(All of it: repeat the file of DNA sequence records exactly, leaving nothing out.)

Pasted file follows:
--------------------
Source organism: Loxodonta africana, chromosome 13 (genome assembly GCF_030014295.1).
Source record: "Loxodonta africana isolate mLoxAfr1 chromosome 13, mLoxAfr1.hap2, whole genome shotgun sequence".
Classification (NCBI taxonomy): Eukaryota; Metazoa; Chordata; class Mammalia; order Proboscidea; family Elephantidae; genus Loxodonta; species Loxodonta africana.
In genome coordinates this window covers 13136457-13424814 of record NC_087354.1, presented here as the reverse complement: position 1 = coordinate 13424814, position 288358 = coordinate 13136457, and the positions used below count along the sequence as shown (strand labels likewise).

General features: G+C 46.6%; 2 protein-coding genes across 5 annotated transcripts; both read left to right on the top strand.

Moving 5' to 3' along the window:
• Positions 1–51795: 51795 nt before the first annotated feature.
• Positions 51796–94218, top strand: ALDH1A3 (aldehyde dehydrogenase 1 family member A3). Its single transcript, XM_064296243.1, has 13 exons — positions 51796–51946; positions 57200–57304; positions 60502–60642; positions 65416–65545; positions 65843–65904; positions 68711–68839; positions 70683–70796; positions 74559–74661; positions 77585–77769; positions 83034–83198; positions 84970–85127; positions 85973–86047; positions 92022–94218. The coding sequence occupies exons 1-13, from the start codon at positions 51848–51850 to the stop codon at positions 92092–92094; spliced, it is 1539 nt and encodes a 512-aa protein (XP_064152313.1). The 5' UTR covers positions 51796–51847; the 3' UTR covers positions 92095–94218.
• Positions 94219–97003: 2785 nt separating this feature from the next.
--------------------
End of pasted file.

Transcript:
Source organism: Loxodonta africana, chromosome 13 (genome assembly GCF_030014295.1).
Source record: "Loxodonta africana isolate mLoxAfr1 chromosome 13, mLoxAfr1.hap2, whole genome shotgun sequence".
Classification (NCBI taxonomy): Eukaryota; Metazoa; Chordata; class Mammalia; order Proboscidea; family Elephantidae; genus Loxodonta; species Loxodonta africana.
In genome coordinates this window covers 13136457-13424814 of record NC_087354.1, presented here as the reverse complement: position 1 = coordinate 13424814, position 288358 = coordinate 13136457, and the positions used below count along the sequence as shown (strand labels likewise).

General features: G+C 46.6%; 2 protein-coding genes across 5 annotated transcripts; both read left to right on the top strand.

Moving 5' to 3' along the window:
• Positions 1–51795: 51795 nt before the first annotated feature.
• Positions 51796–94218, top strand: ALDH1A3 (aldehyde dehydrogenase 1 family member A3). Its single transcript, XM_064296243.1, has 13 exons — positions 51796–51946; positions 57200–57304; positions 60502–60642; positions 65416–65545; positions 65843–65904; positions 68711–68839; positions 70683–70796; positions 74559–74661; positions 77585–77769; positions 83034–83198; positions 84970–85127; positions 85973–86047; positions 92022–94218. The coding sequence occupies exons 1-13, from the start codon at positions 51848–51850 to the stop codon at positions 92092–92094; spliced, it is 1539 nt and encodes a 512-aa protein (XP_064152313.1). The 5' UTR covers positions 51796–51847; the 3' UTR covers positions 92095–94218.
• Positions 94219–97003: 2785 nt separating this feature from the next.